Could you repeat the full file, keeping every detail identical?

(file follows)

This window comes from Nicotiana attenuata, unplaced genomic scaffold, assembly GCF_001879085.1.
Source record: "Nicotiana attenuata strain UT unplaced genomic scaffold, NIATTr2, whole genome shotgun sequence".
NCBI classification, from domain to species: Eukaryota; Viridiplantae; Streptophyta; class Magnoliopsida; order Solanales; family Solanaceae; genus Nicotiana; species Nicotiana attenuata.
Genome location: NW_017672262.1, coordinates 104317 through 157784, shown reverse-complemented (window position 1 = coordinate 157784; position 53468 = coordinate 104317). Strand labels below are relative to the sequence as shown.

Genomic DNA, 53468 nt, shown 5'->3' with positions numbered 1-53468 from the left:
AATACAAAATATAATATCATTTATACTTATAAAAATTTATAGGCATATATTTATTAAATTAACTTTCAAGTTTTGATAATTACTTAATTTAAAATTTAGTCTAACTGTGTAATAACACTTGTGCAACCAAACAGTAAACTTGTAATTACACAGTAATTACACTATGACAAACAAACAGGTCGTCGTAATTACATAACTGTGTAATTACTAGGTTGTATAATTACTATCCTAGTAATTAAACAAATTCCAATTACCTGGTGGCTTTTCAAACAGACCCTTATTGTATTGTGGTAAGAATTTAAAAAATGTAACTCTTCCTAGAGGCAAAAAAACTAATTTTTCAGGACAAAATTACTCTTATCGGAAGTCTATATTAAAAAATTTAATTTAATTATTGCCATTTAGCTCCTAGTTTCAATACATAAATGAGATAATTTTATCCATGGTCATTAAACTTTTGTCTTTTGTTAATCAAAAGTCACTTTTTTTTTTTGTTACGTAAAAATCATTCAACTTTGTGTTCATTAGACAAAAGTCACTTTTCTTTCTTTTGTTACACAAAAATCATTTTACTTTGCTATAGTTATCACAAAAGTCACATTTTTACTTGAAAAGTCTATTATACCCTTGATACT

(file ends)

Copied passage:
This window comes from Nicotiana attenuata, unplaced genomic scaffold, assembly GCF_001879085.1.
Source record: "Nicotiana attenuata strain UT unplaced genomic scaffold, NIATTr2, whole genome shotgun sequence".
NCBI classification, from domain to species: Eukaryota; Viridiplantae; Streptophyta; class Magnoliopsida; order Solanales; family Solanaceae; genus Nicotiana; species Nicotiana attenuata.
Genome location: NW_017672262.1, coordinates 104317 through 157784, shown reverse-complemented (window position 1 = coordinate 157784; position 53468 = coordinate 104317). Strand labels below are relative to the sequence as shown.

Genomic DNA, 53468 nt, shown 5'->3' with positions numbered 1-53468 from the left:
AATACAAAATATAATATCATTTATACTTATAAAAATTTATAGGCATATATTTATTAAATTAACTTTCAAGTTTTGATAATTACTTAATTTAAAATTTAGTCTAACTGTGTAATAACACTTGTGCAACCAAACAGTAAACTTGTAATTACACAGTAATTACACTATGACAAACAAACAGGTCGTCGTAATTACATAACTGTGTAATTACTAGGTTGTATAATTACTATCCTAGTAATTAAACAAATTCCAATTACCTGGTGGCTTTTCAAACAGACCCTTATTGTATTGTGGTAAGAATTTAAAAAATGTAACTCTTCCTAGAGGCAAAAAAACTAATTTTTCAGGACAAAATTACTCTTATCGGAAGTCTATATTAAAAAATTTAATTTAATTATTGCCATTTAGCTCCTAGTTTCAATACATAAATGAGATAATTTTATCCATGGTCATTAAACTTTTGTCTTTTGTTAATCAAAAGTCACTTTTTTTTTTTGTTACGTAAAAATCATTCAACTTTGTGTTCATTAGACAAAAGTCACTTTTCTTTCTTTTGTTACACAAAAATCATTTTACTTTGCTATAGTTATCACAAAAGTCACATTTTTACTTGAAAAGTCTATTATACCCTTGATACT